Friday, July 5, 2013

Review Me Twice - Shiloh by Phyllis Reynolds Naylor

I think I've mentioned this week that I read this book when I was a kid.  And you get a very different perception of it as a kid (IE. There's a puppy.  And you want Marty to keep the puppy.)

As an adult, I realize the reasons this won a Newbery Award.  It manages to teach kids good lessons without being overly condescending.  Marty is a fleshed out, real kid with all sorts of idiosyncrasies.  He's CONSTANTLY rationalizing stuff to himself to make himself feel less guilty.  He also problem solves his way out of his problems.

There's a lot of stuff that's some tough material for kids.  There's blackmail in this book and the entire book is, basically, about Marty wanting to keep a dog that's being beaten.  There's poverty and this sense of "Don't Ask, Don't Tell" in the community, everyone turning a blind eye if it doesn't have to do with them.

I like that, while the ending is happy, it's not unrealistic.  Judd is still kind of really a jerk.  However, we start to see that, maybe, he's not a jerk all the time.  Maybe he might actually be an ok guy sometimes.

It's a really great book for kids and doesn't treat them like delicate flowers (which I'm always in favor of.)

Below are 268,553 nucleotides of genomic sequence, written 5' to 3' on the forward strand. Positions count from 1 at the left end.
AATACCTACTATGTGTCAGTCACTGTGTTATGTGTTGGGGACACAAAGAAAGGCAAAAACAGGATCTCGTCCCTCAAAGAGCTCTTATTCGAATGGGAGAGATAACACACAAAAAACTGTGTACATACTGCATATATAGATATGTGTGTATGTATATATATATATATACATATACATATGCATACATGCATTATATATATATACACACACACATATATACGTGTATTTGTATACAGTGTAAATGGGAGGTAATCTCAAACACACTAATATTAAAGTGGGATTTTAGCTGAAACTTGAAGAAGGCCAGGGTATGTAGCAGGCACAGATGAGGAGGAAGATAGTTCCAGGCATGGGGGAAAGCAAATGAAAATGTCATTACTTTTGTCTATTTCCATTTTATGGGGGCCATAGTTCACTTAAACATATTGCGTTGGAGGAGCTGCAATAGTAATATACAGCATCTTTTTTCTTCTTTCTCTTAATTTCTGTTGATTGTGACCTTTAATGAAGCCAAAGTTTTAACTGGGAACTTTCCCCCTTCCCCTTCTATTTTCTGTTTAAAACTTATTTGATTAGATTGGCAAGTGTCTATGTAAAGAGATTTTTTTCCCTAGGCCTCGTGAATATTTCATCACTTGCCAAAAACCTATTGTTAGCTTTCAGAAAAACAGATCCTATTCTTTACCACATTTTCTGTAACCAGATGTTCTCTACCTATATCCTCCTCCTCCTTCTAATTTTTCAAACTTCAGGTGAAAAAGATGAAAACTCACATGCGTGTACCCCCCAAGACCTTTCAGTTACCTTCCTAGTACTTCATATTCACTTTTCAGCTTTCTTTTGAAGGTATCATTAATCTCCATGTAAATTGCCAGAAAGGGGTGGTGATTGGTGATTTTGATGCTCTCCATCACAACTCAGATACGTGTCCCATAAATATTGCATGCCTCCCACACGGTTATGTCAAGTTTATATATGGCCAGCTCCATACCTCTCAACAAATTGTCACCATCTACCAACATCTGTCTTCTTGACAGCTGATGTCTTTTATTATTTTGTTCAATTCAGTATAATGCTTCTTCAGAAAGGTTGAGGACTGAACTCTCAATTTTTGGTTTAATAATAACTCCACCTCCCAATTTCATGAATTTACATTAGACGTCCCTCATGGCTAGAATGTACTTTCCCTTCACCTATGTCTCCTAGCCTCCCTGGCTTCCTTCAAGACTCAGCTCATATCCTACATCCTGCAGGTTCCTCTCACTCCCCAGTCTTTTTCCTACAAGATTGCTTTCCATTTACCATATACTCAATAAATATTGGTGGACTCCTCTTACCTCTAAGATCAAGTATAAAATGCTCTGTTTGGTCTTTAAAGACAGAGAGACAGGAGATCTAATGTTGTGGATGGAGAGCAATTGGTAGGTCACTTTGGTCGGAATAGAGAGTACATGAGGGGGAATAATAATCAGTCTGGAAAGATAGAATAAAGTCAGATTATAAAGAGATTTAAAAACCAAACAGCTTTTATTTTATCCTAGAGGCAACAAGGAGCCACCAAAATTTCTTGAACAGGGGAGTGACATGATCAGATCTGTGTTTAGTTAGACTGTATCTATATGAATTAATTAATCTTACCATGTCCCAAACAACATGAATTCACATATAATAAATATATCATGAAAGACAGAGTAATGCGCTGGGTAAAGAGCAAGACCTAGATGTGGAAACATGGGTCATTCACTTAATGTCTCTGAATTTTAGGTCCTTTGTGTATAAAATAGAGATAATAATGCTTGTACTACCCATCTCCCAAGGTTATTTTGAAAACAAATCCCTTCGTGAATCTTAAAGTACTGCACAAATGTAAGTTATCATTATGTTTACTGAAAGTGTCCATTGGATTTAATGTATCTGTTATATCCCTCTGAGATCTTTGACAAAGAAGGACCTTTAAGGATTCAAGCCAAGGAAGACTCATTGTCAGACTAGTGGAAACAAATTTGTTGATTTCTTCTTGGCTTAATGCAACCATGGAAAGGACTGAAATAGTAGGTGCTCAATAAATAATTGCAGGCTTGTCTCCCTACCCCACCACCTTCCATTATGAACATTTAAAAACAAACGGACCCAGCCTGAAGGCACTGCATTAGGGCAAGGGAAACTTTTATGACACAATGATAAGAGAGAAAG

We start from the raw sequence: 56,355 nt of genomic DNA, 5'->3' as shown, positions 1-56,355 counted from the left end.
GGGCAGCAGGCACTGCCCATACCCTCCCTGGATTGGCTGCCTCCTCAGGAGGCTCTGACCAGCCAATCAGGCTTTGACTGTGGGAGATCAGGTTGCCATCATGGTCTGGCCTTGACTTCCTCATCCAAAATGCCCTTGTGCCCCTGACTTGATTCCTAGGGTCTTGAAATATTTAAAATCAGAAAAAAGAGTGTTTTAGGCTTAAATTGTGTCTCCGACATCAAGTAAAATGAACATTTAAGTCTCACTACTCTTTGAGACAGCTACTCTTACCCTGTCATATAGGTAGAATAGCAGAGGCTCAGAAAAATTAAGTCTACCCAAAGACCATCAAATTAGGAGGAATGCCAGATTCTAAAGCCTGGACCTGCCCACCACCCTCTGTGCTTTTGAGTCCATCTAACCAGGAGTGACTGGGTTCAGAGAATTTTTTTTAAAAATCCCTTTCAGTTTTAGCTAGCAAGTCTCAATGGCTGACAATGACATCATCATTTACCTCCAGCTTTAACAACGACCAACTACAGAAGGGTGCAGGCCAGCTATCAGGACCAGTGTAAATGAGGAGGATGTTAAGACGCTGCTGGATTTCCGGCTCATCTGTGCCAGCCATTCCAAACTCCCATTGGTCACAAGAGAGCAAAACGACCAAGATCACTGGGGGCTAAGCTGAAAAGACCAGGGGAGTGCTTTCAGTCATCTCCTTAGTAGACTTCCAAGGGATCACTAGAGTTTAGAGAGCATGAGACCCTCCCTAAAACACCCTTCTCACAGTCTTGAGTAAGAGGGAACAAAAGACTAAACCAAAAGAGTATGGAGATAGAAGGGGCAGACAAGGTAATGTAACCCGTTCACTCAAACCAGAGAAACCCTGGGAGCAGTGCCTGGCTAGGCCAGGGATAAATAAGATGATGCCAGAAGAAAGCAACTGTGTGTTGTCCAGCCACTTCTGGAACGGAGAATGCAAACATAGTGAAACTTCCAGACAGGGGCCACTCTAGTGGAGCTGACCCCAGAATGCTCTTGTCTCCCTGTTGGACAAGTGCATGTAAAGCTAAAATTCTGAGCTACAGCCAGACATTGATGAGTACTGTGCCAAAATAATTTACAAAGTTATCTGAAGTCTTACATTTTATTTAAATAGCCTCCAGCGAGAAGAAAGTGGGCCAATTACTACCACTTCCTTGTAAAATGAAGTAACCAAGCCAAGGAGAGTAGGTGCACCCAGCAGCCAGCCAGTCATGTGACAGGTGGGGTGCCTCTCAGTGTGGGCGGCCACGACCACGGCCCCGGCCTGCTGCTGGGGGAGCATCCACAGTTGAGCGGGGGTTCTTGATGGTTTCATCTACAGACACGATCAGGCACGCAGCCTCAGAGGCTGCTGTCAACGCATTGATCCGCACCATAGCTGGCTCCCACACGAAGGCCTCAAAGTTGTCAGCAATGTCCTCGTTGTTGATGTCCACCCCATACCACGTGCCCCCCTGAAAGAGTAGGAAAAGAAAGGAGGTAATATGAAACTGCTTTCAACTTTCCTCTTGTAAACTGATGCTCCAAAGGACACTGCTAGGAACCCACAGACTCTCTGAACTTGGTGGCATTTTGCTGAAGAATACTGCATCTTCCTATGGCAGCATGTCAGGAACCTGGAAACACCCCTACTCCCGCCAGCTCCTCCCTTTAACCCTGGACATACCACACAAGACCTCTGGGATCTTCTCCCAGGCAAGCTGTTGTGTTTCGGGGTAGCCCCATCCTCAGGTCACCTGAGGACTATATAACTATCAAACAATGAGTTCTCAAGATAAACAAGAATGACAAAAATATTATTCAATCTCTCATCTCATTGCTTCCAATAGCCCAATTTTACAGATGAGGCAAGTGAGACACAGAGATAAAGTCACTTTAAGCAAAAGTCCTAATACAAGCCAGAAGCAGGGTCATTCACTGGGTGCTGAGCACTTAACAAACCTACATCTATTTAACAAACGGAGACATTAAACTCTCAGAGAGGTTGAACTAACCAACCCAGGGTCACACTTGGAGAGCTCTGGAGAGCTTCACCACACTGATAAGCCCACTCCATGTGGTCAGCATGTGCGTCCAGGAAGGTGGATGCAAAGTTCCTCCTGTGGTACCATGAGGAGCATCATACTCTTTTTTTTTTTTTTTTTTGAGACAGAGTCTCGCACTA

My Bottom Line 4 out of 5

I avoided this book for a long time. I was never asked to read it in school, I skirted around it when it was on lists like the library's Summer Reading Program or the Accelerated Reader options, and I never received it as a gift as a child. Why? There's a kid and a dog on the cover, and that usually means sadness. And as much as I love a sad story, I don't when it involves an animal. I'm one of those people who loves my cat more than I love most people.

But it wasn't that bad. It is a children's book, after all; the animal abuse is discussed, not described.

Beyond that, I like Marty. Not in the sense that I would be friends with him in real life, but that he's a well-fleshed-out character. And the setting is great, too. I don't live in the country myself, but I have close ties to it, and there is one paragraph early in the book that describes southern culture perfectly: Marty's dad has to talk to Judd (Shiloh's owner) about the dog, but in the south, you don't just drive up and start talking about what you're there to talk about. You have to discuss the weather, the price of cattle, your families, whatever, for 10 minutes, and then you can broach the topic at hand. I've seen this in practice all my life, and Naylor perfectly summarized it.

I didn't love the book and I have no nostalgic attachment to it, but it wasn't bad.

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